Ghana’s central bank held its benchmark interest rate for a sixth consecutive meeting as it monitors the impact of new tax measures on inflation.
The monetary policy committee held the rate at 14.5%, the central bank said Monday in an emailed statement. That matched the forecast of all five economists in a Bloomberg survey.
Inflation in the West Africa nation has been above the central bank’s target range of 6% to 10% for most of the past year as food prices surged due to supply constraints caused by restrictions to curb the spread of the coronavirus.
The Bank of Ghana expects the rate of price growth to be back in target in the second quarter of this year, it said in the statement.
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“Risks to inflation in the near-term are broadly balanced, but there are emerging short-term pressures emanating from the rising crude oil prices and the direct and secondary price effects of the revenue measures announced in the 2021 budget,” the MPC said in the statement. Monetary policy would need to remain vigilant to monitor these risks, it said.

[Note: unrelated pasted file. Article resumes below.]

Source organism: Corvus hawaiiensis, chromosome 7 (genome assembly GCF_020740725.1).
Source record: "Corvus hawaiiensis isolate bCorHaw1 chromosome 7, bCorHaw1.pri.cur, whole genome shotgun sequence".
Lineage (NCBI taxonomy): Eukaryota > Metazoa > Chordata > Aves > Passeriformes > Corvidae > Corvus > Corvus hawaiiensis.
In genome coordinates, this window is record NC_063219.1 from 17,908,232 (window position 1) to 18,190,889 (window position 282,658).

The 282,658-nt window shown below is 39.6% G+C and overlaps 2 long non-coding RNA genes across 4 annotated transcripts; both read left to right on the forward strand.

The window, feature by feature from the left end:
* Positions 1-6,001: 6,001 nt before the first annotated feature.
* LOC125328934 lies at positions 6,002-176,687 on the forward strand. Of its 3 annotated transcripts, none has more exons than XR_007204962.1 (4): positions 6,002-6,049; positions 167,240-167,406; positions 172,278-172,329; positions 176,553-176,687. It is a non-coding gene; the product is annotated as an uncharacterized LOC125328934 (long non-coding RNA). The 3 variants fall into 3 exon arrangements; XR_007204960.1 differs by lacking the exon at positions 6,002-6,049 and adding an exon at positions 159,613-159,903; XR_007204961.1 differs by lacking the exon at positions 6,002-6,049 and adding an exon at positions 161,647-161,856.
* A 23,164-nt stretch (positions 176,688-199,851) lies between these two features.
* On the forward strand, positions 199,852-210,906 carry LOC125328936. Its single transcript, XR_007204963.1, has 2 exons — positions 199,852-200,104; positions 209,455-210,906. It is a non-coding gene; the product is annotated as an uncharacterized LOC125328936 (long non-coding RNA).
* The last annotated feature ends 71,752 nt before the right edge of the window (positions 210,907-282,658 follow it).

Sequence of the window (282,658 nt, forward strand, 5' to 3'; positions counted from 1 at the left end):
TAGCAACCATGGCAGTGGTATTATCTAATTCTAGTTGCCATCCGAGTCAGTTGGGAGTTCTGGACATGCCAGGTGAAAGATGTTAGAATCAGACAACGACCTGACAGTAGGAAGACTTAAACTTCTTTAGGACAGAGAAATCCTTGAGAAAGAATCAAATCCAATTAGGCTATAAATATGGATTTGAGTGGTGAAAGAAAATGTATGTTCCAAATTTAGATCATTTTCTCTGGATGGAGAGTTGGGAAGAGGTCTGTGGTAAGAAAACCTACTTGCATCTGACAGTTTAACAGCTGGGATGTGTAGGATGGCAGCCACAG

The government rolled out new tax measures to reduce a fiscal gap that reached 11.7% of gross domestic product in 2020.
A stronger cedi may ease price-growth pressures, reducing the need for the central bank to follow emerging-market peers with tightening policy. Still, Ghana has little fiscal space and may need to use interest rates to attract capital to fund its budget deficit that is projected to fall below the legislated threshold of 5% of GDP by 2024.
The economy of the world’s second-largest cocoa producer slipped into a recession in the third quarter as virus-related restrictions stalled activity. The government expects GDP to expand 5% this year.
The central bank said Monday surveys conducted in February showed some softening of both consumer and business sentiment. The drop in confidence reflects heightened concerns about the potential return of restrictions following the upsurge in Covid-19 cases in the first two months of the year, it said.